• Access a wealth of teacher-crafted resources and tools by signing up to ConnectEd, a dedicated platform where North East teachers and schools can collaborate and share.
  • Use social media to promote and access resources. If you have a good resource to share with other teachers then tag @EdNorthUK (and @HeadteacherNews) and let us share it. Headteacher Update has already published a compendium of free and useful resources and will be updating this in due course as more materials become available.
  • Sign up to one of the EdNorth Teachmeet events. These will likely be virtual until further notice. Keep an eye on @EdNorthUK and the website for updates.
  • Join other education networks, such as #WomenEd North East, which continues to inspire, champion and advocate the work of teachers across the region. Sign up to the free Headteacher Update ebulletin.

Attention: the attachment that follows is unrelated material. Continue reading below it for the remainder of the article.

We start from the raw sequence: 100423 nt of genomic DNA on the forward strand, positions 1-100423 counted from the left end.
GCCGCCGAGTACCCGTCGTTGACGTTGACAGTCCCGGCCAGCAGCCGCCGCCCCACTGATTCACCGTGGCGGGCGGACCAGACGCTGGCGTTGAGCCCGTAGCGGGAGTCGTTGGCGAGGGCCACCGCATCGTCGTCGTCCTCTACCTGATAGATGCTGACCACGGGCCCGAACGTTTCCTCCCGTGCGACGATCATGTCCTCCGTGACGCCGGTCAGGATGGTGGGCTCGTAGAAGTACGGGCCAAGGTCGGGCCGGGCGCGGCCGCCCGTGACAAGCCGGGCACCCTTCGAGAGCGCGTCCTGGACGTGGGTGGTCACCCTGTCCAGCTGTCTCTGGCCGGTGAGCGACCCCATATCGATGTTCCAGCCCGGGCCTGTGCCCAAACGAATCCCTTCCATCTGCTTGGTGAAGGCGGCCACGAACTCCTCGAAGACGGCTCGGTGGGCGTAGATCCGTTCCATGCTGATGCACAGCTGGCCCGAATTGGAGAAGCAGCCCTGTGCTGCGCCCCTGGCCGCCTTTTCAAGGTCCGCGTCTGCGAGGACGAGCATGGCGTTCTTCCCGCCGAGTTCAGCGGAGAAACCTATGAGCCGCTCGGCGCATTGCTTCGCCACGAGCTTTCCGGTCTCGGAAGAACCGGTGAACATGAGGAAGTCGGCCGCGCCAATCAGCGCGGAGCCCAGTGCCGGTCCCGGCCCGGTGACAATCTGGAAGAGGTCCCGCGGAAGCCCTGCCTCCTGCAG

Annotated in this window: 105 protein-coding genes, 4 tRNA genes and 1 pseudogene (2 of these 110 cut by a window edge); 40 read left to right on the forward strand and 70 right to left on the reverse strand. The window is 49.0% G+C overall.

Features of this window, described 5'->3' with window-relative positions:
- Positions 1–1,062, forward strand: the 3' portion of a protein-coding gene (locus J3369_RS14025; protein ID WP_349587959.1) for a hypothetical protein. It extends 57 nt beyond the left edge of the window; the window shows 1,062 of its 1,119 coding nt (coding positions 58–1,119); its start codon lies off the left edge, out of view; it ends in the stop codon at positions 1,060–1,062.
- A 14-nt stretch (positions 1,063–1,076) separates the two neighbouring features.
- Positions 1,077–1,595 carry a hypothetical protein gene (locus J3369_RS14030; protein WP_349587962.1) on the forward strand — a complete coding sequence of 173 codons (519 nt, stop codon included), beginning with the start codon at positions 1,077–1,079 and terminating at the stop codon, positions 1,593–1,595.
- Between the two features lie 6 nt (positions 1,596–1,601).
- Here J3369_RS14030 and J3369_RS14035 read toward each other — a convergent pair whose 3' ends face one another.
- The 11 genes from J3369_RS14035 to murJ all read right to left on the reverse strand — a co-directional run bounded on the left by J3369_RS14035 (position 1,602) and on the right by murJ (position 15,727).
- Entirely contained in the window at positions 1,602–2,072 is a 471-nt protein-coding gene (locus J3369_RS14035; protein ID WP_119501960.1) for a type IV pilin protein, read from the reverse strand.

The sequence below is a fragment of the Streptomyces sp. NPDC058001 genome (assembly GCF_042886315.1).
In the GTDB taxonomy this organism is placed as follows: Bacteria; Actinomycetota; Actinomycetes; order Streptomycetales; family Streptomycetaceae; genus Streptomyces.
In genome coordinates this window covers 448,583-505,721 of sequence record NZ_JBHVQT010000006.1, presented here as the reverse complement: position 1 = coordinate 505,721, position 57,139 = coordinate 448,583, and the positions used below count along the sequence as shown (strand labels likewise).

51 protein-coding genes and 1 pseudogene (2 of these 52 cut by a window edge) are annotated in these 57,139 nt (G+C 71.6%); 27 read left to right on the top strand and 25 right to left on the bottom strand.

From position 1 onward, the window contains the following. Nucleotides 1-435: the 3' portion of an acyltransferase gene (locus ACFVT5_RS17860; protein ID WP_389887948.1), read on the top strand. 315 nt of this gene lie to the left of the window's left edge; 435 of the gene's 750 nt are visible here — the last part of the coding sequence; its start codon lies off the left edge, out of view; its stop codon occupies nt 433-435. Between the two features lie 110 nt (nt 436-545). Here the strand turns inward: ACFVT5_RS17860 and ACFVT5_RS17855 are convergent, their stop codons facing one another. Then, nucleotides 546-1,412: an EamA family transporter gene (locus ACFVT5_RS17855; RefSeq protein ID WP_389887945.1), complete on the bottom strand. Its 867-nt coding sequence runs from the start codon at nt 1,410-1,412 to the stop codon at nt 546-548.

Remember. You’re in the business of learning

Your learning and professional development is an important part of your WFH diet. This is a good opportunity to create some thinking space to look at evidence, research and insights from the education world.

  • Sean Harris is the North East area director for Ambition Institute. Sean regularly writes for SecEd, Headteacher Update and is a published author in the fields of education, theology and youth work. He is a governor for a school in Northumberland, a trustee, and co-director of Bike4Health. He is also a champion of all things EdNorth. You can follow him @SeanHarris_NE